Whether for online bills or military secrets, encryption schemes help keep digital communication secure. In recent years, physicists and engineers have been developing methods that transmit uncrackable encode messages in individual particles of light, or photons. Now, one team has taken such quantum cryptography a long step forward by demonstrating a system that’s fast enough to encrypt a video transmission. “From the applications point of view, it’s very important,” says Hoi-Kwong Lo, a physicist at the University of Toronto in Canada.

A digital message consists of a long string of zeros and ones and can be encrypted in many ways. For example, each bit can be added with one from a stream of random zeros and ones called the key. Adding the key once scrambles the message; adding it a second time unscrambles it. So long as two the people sharing the secret, say, "Alice" and "Bob," do not reuse the key, this “one-time pad” method is uncrackable. However, Alice must somehow pass the key to Bob without anybody intercepting it.

Messages on the Internet are encoded in another way, using so-called public key encryption. In a nutshell, a message is scrambled by running it through a mathematical function that's easy to run forward but very difficult to run backward. However, there’s no guarantee that, given enough computing power, a hacker won’t find a way to crack such a scheme.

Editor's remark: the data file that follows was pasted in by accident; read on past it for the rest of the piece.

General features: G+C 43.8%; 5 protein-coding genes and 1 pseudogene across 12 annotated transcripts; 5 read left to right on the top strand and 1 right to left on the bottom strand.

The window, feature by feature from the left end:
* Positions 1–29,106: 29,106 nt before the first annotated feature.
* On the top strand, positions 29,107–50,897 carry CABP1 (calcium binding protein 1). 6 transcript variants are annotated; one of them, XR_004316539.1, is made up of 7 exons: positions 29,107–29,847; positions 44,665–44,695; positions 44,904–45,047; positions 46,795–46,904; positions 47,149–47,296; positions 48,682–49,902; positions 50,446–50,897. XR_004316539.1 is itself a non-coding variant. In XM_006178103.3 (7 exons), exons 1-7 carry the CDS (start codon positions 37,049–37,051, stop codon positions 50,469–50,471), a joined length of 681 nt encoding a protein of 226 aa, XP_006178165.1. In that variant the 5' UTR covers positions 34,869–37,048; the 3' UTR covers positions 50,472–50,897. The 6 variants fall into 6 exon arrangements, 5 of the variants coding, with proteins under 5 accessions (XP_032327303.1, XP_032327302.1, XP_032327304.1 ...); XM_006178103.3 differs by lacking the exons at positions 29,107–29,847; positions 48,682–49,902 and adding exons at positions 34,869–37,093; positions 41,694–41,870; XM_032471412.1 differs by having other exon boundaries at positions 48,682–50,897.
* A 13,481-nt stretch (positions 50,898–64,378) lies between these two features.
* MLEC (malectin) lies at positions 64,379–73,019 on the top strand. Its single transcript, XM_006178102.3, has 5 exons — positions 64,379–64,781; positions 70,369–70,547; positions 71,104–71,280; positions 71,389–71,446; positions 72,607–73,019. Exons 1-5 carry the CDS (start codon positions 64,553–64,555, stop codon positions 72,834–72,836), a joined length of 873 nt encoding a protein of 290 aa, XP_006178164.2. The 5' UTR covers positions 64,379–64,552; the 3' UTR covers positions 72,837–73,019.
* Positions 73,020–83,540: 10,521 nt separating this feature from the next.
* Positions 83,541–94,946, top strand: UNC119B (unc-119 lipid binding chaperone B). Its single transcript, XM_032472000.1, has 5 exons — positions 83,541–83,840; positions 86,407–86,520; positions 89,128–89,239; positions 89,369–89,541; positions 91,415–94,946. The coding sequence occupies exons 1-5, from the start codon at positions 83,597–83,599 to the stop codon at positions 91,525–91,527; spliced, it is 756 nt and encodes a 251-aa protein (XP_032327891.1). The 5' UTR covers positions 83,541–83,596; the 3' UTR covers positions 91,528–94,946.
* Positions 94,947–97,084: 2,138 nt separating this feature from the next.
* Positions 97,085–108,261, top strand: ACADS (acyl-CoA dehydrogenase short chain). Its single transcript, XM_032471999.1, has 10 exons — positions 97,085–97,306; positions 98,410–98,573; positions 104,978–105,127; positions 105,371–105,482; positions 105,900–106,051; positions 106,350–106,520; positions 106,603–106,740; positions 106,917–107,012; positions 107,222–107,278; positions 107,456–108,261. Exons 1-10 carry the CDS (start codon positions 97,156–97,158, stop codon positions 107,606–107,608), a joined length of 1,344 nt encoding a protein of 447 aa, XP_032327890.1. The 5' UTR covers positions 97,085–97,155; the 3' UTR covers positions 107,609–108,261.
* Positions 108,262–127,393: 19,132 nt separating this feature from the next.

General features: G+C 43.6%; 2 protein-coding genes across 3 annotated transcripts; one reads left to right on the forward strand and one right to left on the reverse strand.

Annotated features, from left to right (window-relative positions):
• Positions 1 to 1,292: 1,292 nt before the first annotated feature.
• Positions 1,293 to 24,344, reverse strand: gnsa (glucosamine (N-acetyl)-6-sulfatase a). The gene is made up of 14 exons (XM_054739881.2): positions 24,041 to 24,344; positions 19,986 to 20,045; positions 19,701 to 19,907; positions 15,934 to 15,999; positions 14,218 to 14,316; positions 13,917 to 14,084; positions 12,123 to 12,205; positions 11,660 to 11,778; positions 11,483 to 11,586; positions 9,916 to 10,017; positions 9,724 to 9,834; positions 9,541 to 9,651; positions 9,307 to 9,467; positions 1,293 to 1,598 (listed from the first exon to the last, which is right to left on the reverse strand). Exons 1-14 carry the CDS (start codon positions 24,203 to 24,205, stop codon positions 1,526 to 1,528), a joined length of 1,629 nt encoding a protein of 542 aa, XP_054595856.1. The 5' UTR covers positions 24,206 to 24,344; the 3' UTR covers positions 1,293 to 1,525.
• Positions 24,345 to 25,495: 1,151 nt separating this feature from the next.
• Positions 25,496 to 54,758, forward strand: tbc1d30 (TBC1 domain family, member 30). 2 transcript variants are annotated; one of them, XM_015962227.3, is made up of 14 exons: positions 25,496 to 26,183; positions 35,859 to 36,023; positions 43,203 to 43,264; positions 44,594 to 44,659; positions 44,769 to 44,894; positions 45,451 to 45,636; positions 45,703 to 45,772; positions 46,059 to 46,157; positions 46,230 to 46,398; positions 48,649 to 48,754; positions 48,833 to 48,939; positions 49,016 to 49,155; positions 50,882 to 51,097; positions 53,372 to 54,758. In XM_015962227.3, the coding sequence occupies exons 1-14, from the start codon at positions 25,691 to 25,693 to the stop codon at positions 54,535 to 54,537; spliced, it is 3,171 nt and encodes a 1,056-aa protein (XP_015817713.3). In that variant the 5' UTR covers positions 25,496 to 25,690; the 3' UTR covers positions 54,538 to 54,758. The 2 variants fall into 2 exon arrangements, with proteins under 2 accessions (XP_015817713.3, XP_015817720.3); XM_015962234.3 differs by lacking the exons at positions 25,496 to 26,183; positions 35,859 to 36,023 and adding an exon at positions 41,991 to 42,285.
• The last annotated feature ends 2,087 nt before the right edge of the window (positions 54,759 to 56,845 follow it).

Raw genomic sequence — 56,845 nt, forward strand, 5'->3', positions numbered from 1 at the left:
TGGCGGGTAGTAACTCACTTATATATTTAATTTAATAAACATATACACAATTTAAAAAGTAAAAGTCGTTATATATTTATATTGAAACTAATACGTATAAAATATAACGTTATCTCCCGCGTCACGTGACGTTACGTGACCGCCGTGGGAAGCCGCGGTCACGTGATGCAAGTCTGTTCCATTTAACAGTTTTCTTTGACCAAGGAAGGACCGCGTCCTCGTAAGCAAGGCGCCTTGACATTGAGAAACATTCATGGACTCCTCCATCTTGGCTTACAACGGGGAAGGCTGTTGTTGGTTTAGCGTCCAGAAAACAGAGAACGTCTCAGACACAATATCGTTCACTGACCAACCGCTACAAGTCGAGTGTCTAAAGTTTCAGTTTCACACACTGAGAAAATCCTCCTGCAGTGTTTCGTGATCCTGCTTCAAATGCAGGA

So-called quantum key distribution (QKD) would ensure absolute security essentially by letting Alice and Bob pass the key for one-time pad encryption right under the nose of an eavesdropper, "Eve." Researchers have developed several protocols, all of which exploit a crucial feature of quantum mechanics: It’s generally not possible to measure the state of a particle like a photon without altering it. That means that if Alice encodes the key in the photons in the right way, Eve won’t be able to intercept and measure the photons without revealing her presence to Alice and Bob.

Researchers have been developing such systems for more than a decade, and in 2008 they connected six of them together to form a rudimentary quantum network in Vienna. Now, the electronics manufacturer Toshiba, one of the participants in that event, has boosted the rate a which its system can distribute bits of key across a 50-kilometer fiber to a megabit per second, up from a few kilobits per second, says Andrew Shields, an applied physicist and assistant managing director at Toshiba Research Europe Ltd. in Cambridge, United Kingdom. The team has also shown that the system can run continuously for 36 hours, much longer than the few minutes previously achieved at a megabit-per-second rate, it reports today in Applied Physics Letters.